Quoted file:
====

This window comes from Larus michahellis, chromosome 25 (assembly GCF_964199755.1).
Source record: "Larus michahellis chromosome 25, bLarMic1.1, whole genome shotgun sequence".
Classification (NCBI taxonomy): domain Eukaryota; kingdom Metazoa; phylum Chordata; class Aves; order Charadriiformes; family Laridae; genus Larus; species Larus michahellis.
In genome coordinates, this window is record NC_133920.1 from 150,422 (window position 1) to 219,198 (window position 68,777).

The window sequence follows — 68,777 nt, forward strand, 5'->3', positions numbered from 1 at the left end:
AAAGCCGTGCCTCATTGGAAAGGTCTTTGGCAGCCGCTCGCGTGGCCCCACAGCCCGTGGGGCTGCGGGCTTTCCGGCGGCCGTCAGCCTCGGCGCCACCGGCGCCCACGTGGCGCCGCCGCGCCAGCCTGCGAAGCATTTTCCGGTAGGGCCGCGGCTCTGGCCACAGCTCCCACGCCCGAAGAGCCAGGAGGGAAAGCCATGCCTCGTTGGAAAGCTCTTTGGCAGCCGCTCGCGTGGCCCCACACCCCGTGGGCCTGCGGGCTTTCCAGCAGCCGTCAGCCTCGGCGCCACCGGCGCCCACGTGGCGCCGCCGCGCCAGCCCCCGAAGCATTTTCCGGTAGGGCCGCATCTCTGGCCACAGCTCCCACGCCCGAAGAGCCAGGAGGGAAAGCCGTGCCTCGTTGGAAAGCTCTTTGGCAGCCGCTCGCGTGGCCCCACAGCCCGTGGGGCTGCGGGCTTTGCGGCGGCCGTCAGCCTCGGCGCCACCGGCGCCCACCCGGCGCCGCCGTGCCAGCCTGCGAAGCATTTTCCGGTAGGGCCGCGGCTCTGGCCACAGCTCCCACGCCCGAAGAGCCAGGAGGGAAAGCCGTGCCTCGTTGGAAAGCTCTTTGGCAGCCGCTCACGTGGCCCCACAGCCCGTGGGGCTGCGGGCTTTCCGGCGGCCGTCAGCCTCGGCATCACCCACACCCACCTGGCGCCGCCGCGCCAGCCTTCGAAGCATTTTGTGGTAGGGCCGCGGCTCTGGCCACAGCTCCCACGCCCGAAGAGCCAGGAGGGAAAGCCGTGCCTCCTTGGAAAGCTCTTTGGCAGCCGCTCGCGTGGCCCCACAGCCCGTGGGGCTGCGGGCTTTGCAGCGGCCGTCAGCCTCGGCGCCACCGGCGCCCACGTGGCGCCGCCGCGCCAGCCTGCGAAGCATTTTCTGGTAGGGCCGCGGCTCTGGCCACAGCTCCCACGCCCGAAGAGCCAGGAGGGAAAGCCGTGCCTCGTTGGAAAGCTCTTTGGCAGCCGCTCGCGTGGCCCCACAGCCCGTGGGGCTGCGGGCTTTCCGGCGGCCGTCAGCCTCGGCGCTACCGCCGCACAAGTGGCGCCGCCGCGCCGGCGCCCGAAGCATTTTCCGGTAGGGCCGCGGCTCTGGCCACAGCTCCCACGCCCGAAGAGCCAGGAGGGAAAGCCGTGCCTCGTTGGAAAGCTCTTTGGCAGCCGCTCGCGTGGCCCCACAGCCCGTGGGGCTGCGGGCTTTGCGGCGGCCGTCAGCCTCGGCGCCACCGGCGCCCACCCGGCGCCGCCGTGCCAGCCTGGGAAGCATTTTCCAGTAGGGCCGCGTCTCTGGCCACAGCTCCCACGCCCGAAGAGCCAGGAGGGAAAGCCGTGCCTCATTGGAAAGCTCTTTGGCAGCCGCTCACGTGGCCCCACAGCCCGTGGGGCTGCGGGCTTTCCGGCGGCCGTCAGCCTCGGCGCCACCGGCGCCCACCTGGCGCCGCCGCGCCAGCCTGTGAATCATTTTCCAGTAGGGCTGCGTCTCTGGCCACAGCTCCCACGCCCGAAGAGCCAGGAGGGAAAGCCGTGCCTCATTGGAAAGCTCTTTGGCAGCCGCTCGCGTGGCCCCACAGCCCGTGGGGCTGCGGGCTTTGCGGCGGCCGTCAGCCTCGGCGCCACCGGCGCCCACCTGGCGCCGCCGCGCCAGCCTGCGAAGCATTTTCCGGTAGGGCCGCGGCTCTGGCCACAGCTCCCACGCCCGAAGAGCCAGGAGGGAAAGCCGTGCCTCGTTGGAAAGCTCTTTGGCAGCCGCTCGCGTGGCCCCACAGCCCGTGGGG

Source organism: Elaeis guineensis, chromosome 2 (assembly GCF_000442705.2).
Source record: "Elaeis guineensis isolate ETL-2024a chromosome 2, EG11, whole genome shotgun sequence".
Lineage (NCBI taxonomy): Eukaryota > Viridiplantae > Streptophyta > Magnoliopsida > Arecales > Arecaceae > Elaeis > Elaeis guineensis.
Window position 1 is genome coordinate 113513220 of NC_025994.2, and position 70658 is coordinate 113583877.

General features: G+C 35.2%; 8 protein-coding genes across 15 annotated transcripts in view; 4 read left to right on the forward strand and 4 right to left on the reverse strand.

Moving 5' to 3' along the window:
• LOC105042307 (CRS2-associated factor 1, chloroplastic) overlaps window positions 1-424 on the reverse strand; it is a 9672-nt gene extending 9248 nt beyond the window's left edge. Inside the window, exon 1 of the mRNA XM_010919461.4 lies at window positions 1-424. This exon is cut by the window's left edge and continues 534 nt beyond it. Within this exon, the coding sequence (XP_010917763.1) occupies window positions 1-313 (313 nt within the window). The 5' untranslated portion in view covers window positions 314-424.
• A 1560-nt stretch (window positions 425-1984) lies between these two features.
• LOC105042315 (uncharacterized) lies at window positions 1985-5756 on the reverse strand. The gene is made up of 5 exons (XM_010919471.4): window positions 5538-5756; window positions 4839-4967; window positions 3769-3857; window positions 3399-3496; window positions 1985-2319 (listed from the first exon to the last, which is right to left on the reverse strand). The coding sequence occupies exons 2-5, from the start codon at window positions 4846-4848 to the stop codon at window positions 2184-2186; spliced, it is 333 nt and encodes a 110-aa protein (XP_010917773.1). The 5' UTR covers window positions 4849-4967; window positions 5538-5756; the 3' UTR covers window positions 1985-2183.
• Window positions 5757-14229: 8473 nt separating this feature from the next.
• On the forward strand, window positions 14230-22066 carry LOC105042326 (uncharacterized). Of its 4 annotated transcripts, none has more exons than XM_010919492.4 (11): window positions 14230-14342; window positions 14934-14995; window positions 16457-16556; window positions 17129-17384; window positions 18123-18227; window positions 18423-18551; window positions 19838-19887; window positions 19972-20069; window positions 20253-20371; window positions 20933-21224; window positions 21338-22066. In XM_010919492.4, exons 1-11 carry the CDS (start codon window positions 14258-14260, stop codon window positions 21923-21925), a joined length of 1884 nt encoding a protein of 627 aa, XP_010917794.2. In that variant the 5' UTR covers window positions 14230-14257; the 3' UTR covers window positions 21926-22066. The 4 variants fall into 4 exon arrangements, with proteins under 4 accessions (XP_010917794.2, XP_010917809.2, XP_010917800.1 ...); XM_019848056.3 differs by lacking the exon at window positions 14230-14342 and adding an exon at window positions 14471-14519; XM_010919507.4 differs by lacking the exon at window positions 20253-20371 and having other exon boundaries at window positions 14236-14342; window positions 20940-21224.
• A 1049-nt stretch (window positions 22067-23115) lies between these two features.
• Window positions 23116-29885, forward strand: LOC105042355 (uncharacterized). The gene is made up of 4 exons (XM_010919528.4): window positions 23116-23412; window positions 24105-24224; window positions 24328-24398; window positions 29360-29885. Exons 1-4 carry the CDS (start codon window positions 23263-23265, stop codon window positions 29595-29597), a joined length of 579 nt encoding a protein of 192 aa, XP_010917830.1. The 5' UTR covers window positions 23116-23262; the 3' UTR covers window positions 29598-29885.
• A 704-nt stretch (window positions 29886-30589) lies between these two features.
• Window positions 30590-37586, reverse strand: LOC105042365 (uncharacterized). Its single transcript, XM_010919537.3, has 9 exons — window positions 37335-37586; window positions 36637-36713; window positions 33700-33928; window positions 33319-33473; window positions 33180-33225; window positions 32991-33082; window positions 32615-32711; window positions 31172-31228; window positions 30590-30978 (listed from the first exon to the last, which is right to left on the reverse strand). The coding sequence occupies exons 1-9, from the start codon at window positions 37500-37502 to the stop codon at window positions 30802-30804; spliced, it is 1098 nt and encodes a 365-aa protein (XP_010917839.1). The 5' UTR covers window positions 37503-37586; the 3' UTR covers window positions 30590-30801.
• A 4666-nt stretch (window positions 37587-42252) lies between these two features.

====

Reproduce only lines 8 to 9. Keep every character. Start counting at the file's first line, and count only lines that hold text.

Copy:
Source record: "Elaeis guineensis isolate ETL-2024a chromosome 2, EG11, whole genome shotgun sequence".
Lineage (NCBI taxonomy): Eukaryota > Viridiplantae > Streptophyta > Magnoliopsida > Arecales > Arecaceae > Elaeis > Elaeis guineensis.